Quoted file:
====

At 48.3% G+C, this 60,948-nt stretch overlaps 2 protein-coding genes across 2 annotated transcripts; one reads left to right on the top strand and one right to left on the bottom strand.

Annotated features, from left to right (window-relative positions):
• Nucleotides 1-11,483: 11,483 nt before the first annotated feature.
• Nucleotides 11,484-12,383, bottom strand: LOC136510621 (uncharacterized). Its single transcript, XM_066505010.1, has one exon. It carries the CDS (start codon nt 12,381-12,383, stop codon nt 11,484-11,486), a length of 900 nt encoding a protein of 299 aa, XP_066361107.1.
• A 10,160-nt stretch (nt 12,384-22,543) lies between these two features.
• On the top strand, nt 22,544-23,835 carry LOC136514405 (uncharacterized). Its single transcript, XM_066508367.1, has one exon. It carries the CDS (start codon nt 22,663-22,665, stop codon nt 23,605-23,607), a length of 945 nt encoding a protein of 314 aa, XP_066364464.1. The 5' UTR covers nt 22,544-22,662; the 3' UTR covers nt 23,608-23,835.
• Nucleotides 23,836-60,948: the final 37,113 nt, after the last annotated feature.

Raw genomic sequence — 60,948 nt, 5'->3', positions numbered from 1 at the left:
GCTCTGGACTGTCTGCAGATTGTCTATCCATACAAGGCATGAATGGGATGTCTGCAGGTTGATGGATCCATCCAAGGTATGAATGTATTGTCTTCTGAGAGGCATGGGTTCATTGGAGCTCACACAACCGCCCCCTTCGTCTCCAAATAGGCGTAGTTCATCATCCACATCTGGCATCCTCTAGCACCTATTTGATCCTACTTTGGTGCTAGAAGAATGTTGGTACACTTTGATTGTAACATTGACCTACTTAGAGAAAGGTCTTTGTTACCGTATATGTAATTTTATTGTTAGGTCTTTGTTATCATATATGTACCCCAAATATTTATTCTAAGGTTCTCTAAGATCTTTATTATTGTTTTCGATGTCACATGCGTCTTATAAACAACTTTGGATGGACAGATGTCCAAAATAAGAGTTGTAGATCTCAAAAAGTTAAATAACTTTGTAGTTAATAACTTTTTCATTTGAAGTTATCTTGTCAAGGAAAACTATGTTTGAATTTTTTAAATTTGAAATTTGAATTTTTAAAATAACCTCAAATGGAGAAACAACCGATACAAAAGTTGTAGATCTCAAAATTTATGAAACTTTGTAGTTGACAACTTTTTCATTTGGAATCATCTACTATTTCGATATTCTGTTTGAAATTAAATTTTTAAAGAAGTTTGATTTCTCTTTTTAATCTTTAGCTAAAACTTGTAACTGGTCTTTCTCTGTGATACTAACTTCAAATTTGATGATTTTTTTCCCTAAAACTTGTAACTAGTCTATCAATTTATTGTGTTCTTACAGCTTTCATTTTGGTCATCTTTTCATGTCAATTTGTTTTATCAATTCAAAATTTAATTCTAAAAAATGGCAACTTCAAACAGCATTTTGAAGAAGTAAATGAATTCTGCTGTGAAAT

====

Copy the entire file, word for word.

At 48.3% G+C, this 60,948-nt stretch overlaps 2 protein-coding genes across 2 annotated transcripts; one reads left to right on the top strand and one right to left on the bottom strand.

Annotated features, from left to right (window-relative positions):
• Nucleotides 1-11,483: 11,483 nt before the first annotated feature.
• Nucleotides 11,484-12,383, bottom strand: LOC136510621 (uncharacterized). Its single transcript, XM_066505010.1, has one exon. It carries the CDS (start codon nt 12,381-12,383, stop codon nt 11,484-11,486), a length of 900 nt encoding a protein of 299 aa, XP_066361107.1.
• A 10,160-nt stretch (nt 12,384-22,543) lies between these two features.
• On the top strand, nt 22,544-23,835 carry LOC136514405 (uncharacterized). Its single transcript, XM_066508367.1, has one exon. It carries the CDS (start codon nt 22,663-22,665, stop codon nt 23,605-23,607), a length of 945 nt encoding a protein of 314 aa, XP_066364464.1. The 5' UTR covers nt 22,544-22,662; the 3' UTR covers nt 23,608-23,835.
• Nucleotides 23,836-60,948: the final 37,113 nt, after the last annotated feature.

Raw genomic sequence — 60,948 nt, 5'->3', positions numbered from 1 at the left:
GCTCTGGACTGTCTGCAGATTGTCTATCCATACAAGGCATGAATGGGATGTCTGCAGGTTGATGGATCCATCCAAGGTATGAATGTATTGTCTTCTGAGAGGCATGGGTTCATTGGAGCTCACACAACCGCCCCCTTCGTCTCCAAATAGGCGTAGTTCATCATCCACATCTGGCATCCTCTAGCACCTATTTGATCCTACTTTGGTGCTAGAAGAATGTTGGTACACTTTGATTGTAACATTGACCTACTTAGAGAAAGGTCTTTGTTACCGTATATGTAATTTTATTGTTAGGTCTTTGTTATCATATATGTACCCCAAATATTTATTCTAAGGTTCTCTAAGATCTTTATTATTGTTTTCGATGTCACATGCGTCTTATAAACAACTTTGGATGGACAGATGTCCAAAATAAGAGTTGTAGATCTCAAAAAGTTAAATAACTTTGTAGTTAATAACTTTTTCATTTGAAGTTATCTTGTCAAGGAAAACTATGTTTGAATTTTTTAAATTTGAAATTTGAATTTTTAAAATAACCTCAAATGGAGAAACAACCGATACAAAAGTTGTAGATCTCAAAATTTATGAAACTTTGTAGTTGACAACTTTTTCATTTGGAATCATCTACTATTTCGATATTCTGTTTGAAATTAAATTTTTAAAGAAGTTTGATTTCTCTTTTTAATCTTTAGCTAAAACTTGTAACTGGTCTTTCTCTGTGATACTAACTTCAAATTTGATGATTTTTTTCCCTAAAACTTGTAACTAGTCTATCAATTTATTGTGTTCTTACAGCTTTCATTTTGGTCATCTTTTCATGTCAATTTGTTTTATCAATTCAAAATTTAATTCTAAAAAATGGCAACTTCAAACAGCATTTTGAAGAAGTAAATGAATTCTGCTGTGAAAT